That’s all I get out. The rest is buried under the roar of the huge plane coming toward us, picking up speed.
“This is it!” Ben shouts, but I can’t hear him. I have to read his lips.
WE CROUCH AT THE OPENING, tips of our fingers, balls of our feet. The cold air vibrates in sympathy for the deafening thunder of the big plane screaming over the hard-packed ground. It’s even with us when the front wheel rises, and that’s when the first blast hits.
And I think, Um, a little early there, Evan.
The ground heaves and we take off, Sammy bouncing up and down on my back, and behind us the stairwell seems to collapse soundlessly, because all sound is buried beneath the roar of the plane. The blowback of the engines slams against my left side, and I stumble sideways and nearly slip. Ben catches me and hurls me forward.
Then I go airborne. The earth bulges like a balloon inflating and then snaps back, the ground splitting apart with such force, I’m afraid my eardrums have shattered. Luckily for Sam, I land on my chest, but that’s unlucky for me, because the impact knocks every cubic inch of breath out of my lungs. I feel Sammy’s weight disappear and see Ben sling him over his shoulder, and then I’m up but falling behind and thinking, Like hell weak, like hell.
Before us the ground seems to stretch to infinity. Behind us, it’s being sucked into a black hole, and the hole chases us as it expands, devouring everything in its path. One slip and we’ll be sucked in, our bodies ground into microscopic pieces.
I hear a high-pitched screaming from above, and a drone slams into the earth a dozen yards away. The impact blows it apart, turns it into a grenade the size of a Prius, and a thousand pieces of razor-sharp shrapnel from the blast shred my khaki T-shirt and tear into my exposed skin.
There’s a rhythm to this rain of drones. First the banshee scream. Then the explosion when they meet the rock-hard ground. Then the blast of debris. And we dodge between these raindrops of death, zigzagging across the lifeless landscape as that landscape is consumed by the hungry black hole chasing us.
I have another problem, too. My knee. The old injury where a Silencer in the woods cut me down. Every time my foot strikes the hard ground, a stabbing pain shoots down my leg, throwing off my stride, slowing me down. I’m falling farther and farther behind, and that’s what it feels like, not running so much as falling forward while someone smashes a sledgehammer against my knee, over and over.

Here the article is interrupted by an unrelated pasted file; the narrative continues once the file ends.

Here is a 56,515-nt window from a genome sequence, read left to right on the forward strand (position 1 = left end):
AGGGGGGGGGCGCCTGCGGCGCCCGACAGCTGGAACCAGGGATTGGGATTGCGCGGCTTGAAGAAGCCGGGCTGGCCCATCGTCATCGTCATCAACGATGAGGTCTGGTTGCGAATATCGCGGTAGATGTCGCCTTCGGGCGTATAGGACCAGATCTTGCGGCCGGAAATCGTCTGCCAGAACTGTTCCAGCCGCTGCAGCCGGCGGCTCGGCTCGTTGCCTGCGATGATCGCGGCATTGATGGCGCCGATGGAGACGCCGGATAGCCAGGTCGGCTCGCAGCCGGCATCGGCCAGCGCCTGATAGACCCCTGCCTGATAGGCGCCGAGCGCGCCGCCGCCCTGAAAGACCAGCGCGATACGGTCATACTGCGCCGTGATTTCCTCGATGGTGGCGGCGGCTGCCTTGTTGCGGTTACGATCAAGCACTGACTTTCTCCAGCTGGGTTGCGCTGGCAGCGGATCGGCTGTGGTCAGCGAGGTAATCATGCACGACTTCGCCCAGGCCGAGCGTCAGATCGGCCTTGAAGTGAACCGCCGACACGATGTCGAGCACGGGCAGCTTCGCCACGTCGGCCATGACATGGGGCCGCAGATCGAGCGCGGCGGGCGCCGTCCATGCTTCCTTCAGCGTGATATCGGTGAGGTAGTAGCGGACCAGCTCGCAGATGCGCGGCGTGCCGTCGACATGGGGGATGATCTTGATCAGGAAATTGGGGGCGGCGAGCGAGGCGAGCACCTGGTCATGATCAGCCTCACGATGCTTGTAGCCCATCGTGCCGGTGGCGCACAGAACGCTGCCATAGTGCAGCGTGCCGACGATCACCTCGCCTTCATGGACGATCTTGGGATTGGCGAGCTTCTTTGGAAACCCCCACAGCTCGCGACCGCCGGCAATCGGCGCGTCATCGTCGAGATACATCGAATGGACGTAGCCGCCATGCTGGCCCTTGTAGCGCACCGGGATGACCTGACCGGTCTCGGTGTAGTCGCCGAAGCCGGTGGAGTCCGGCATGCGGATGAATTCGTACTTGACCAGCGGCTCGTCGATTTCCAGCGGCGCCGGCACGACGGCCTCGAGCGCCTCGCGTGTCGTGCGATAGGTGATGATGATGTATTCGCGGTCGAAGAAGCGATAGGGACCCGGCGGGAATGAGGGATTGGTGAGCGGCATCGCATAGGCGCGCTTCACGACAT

A scar appears in the perfect nothingness ahead. Grows larger. It’s coming on fast, barreling straight toward us.
“Ben!” I yell, but he can’t hear me over the screaming and booms and the ear-shattering implosion of two hundred tons of rock collapsing into the vacuum created by the Eyes.
The fuzzy shadow coming toward us hardens into a shape, and then the shape becomes a Humvee, bristling with gun turrets, bearing down.
Determined little bastards.
Ben sees it now but we have no choice, we can’t stop, we can’t turn back. At least it will suck them down, too, I think.
And then I fall.
I’m not sure why. I don’t remember the fall itself. One minute I’m up, the next my face is against hard stone and I’m like, Where did this wall come from? Maybe my knee locked up. Maybe I slipped. But I’m down and I feel the earth beneath me crying and screaming as the hole tears it apart, like a living creature being eaten alive by a hungry predator.
I try to push myself up, but the ground is not cooperating. It buckles beneath me, and I fall again. There’s Ben and Sam several yards ahead, still on their feet, and there’s the Humvee, cutting in front of them at the last second, burning rubber. It barely slows down. The door flies open and a skinny kid leans out, his hand reaching for Ben.
Ben hurls Sammy toward the kid, who hauls my brother inside and then bangs his hand hard against the side of the vehicle like he’s saying, Let’s go, Parish, let’s go!
And then, instead of jumping onto the Humvee like a normal person, Ben Parish turns and races back for me.
I wave him back. No time, no time, no time no time no time no time.
I can feel the breath of the beast on my bare legs—hot, dusty, pulverized stone and dirt—and then the ground splits open between Ben and me as the chunk I’m lying on breaks free and starts to slide into its lightless mouth.
Which makes me start to slide backward, away from Ben, who’s wisely thrown himself on his stomach at the edge of the fissure to avoid riding the chunk with me straight into the black hole. Our fingertips touch, flirt with one another, his pinky hooks around mine—Save me, Parish, pinky swear, okay?—but he can’t pull me up by my pinky, so in the half second he has to decide, he decides, flicks my finger free, and takes his one and only shot to grab my wrist.
I see his mouth open but hear nothing come out as he throws himself backward, hauling me up and over, and he doesn’t let go, he hangs on to my wrist with both hands and spins around like a shot-putter, launching me toward the Humvee. I think my feet actually leave the ground.
Another hand catches my arm and pulls me inside. I end up straddling the skinny guy’s legs, only now up close I see it isn’t a guy but a dark-eyed girl with shiny, straight black hair. Over her shoulder I see Ben leap for the back of the Humvee, but I can’t see if he makes it. Then I’m slammed against the door as the driver whips the wheel hard to the left to avoid a falling drone. He floors the gas.